Clitopilus prunulus

Clitopilus prunulus

The Prugnolo, also known as Prugnolo bastardo, Spion de brisa, spy of the porcino (Clitopilus prunulus (Scop.: Fr.) Quel.) is a symbiotic mushroom belonging to the family of Entolomataceae.

Systematics –
From the systematic point of view it belongs to the Domain Eukaryota, Kingdom Fungi, Basidiomycota Division, Class Basidiomycetes, Order Agaricales, Family Entolomataceae and then to the Genus Clitopilus and to the Species C. prunulus.
The terms are synonyms: Paxillopsis prunulus (Scop.: Fr.) J.E. Lange and Pleurotus prunulus (Scop.: Fr.).

Etymology –
The term Clitopilus comes from the Greek κλῑτύς clitús slope and from πῖλος pílos hat, felt cap: for the inclined hat. The specific epithet prunulus derives from prúnulum, diminutive of prúnum plum, plum: for the presumed growth environment.

Geographic Distribution and Habitat –
The Prugnolo is a symbiotic mushroom that grows in meadows and in coniferous and broad-leaved woods. Fruits in the period from summer to autumn and at all altitudes and is often found near the Boletus edulis, which is why in many regions it is called “spice of the porcino”.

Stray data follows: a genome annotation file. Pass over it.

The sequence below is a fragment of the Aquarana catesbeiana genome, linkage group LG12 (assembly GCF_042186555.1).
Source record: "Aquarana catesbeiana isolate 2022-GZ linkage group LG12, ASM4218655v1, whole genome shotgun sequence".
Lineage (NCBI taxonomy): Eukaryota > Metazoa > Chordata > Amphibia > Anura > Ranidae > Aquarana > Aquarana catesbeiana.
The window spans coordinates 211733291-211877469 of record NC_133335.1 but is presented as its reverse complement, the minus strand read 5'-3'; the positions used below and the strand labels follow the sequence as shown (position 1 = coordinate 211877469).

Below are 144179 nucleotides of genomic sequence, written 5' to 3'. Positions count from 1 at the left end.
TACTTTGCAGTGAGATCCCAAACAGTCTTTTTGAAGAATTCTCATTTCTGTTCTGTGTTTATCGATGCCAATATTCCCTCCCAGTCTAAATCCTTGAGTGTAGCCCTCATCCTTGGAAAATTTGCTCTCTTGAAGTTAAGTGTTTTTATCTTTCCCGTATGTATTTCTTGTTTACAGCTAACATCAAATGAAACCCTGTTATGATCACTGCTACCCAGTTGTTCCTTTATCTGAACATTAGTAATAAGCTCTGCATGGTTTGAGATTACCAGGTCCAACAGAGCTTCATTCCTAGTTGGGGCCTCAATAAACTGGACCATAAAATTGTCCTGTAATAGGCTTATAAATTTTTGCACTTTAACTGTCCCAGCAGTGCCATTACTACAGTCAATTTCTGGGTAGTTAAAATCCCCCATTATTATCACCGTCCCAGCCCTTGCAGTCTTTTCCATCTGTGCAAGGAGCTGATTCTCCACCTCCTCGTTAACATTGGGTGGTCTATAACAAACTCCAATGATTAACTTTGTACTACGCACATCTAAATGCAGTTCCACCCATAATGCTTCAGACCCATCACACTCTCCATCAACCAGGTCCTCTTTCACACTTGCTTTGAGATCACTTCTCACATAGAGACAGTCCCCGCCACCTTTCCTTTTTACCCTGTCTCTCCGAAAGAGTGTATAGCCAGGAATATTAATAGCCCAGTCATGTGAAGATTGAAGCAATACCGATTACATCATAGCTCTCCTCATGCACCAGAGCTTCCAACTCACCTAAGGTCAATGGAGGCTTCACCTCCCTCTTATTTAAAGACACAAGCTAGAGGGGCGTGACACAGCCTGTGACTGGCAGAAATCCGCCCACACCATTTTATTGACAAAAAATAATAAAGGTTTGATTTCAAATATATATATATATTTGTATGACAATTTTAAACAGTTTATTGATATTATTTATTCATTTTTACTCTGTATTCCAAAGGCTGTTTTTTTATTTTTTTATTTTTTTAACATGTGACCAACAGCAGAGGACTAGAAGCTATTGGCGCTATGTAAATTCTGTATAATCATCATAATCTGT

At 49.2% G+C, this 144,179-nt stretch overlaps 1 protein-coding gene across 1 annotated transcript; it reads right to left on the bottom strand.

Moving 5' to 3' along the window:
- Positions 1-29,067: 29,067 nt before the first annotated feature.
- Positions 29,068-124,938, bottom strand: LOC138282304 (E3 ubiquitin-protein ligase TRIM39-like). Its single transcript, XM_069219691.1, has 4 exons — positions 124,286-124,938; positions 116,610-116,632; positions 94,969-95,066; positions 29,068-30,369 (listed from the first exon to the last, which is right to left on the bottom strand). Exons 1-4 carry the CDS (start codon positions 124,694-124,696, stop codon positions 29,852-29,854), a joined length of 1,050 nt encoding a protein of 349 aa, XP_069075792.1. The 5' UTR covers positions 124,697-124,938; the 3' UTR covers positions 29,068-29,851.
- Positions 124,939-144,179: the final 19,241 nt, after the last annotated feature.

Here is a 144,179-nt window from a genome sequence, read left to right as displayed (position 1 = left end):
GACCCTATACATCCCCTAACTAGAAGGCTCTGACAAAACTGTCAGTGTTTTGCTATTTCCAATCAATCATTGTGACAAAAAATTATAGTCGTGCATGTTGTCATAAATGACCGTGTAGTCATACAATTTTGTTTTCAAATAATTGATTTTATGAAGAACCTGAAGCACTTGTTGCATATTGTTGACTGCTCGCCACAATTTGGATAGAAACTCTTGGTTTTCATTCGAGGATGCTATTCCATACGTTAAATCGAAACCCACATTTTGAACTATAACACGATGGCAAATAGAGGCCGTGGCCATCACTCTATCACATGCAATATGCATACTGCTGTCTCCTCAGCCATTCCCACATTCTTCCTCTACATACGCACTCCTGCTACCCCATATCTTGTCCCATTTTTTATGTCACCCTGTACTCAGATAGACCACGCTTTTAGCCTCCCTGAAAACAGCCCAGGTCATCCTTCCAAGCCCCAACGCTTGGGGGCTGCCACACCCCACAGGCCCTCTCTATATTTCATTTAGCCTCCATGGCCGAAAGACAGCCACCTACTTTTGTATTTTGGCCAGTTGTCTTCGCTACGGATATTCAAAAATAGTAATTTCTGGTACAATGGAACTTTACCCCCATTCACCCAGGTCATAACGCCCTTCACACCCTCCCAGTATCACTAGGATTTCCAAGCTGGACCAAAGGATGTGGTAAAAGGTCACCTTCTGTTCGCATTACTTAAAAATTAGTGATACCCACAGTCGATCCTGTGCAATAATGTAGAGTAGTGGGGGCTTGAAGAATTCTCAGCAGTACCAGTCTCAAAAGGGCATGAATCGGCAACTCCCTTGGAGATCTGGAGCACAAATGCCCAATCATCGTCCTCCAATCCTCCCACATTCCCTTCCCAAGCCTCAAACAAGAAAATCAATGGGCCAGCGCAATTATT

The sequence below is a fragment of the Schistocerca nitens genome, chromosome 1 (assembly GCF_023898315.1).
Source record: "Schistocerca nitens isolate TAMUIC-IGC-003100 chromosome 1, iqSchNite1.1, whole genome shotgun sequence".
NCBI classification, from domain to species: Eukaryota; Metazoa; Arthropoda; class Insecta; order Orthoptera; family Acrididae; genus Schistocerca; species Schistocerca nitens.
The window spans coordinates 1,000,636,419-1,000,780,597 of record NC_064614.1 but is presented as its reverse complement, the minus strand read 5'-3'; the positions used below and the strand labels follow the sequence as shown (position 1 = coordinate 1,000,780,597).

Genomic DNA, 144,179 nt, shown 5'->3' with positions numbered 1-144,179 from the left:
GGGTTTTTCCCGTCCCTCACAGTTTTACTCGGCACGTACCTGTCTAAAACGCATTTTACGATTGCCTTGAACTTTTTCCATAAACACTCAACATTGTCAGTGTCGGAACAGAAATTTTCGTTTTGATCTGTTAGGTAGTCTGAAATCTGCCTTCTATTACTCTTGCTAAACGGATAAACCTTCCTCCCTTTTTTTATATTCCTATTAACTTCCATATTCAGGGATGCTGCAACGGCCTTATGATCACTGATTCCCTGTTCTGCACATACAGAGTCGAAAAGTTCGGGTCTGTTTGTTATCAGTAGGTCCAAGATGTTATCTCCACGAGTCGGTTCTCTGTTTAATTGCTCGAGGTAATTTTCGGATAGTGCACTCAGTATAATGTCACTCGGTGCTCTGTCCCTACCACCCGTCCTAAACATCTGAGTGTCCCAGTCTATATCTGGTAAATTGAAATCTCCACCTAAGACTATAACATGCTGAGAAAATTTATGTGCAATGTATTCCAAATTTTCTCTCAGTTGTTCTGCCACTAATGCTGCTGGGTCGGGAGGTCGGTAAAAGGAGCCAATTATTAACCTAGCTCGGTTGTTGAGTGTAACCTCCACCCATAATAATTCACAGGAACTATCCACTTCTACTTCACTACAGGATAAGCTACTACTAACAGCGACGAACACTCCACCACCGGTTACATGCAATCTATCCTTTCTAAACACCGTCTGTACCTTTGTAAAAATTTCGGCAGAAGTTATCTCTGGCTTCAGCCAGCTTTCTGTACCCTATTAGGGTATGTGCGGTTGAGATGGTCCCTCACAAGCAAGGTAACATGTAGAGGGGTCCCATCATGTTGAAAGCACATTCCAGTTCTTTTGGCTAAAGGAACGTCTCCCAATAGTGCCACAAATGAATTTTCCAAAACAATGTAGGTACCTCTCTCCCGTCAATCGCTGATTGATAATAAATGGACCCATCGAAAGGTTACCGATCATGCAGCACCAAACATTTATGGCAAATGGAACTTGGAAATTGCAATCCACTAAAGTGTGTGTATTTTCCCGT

Recognition –
Clitopilus prunulus is recognized for having a hat of 2-8 cm, grayish white in color and generally opaque or rarely glazed, convex, then irregularly flat or funnel-shaped, with the involute margin. The lamellae are dense, narrow and decurrent on the stem, white when young, tending to pink with maturity. The stem has dimensions of 3-4 cm x 0.6-1.4 cm, full, short, often eccentric, pruinose white. The meat is white, soft and crumbly, very fragile, with a very grateful smell, of fresh flour or bread dough and a similar taste. Under the microscope there are spores of pinkish-yellowish color, in mass, 9-11 x 5.5-6.0 μm, fusiform, with longitudinal ribs.

Cultivation –
There are no crops of Clitopilus prunulus.

Uses and Traditions –
The Prugnolo is an excellent edible fungus with a very delicate flavor. For the less experienced it can easily be confused with toxic white Clitocybe (with neurotropic syndrome) which however have consistent, elastic and fibrous flesh, with unpleasant odor of moldy flour and white lamellae, while the meat of Clitopilus prunulus is typically friable.
Another confusion can be made with the very toxic Entoloma sinuatum, from which it differs sharply from the fragile rather than fibrous consistency, due to its very stubby odor and posture and not generally as majestic as in E. sinuatum.

Preparation Mode –
Il Prugnolo lends itself to the preparation of many tasty and elaborate dishes as sautéed or in other typical regional recipes.

Guido Bissanti

Sources
– Wikipedia, the free encyclopedia.
– Cetto B., 2008. Real mushrooms, Saturnia, Trento.
– Pignatti S., 1982. Flora of Italy, Edagricole, Bologna.
– Conti F., Abbate G., Alessandrini A., Blasi C. (edited by), 2005. An annotated checklist of the Italian vascular flora, Palombi Editore.

Attention: Pharmaceutical applications and alimurgical uses are indicated for informational purposes only, they do not in any way represent a medical prescription; there is therefore no liability for their use for curative, aesthetic or food purposes.




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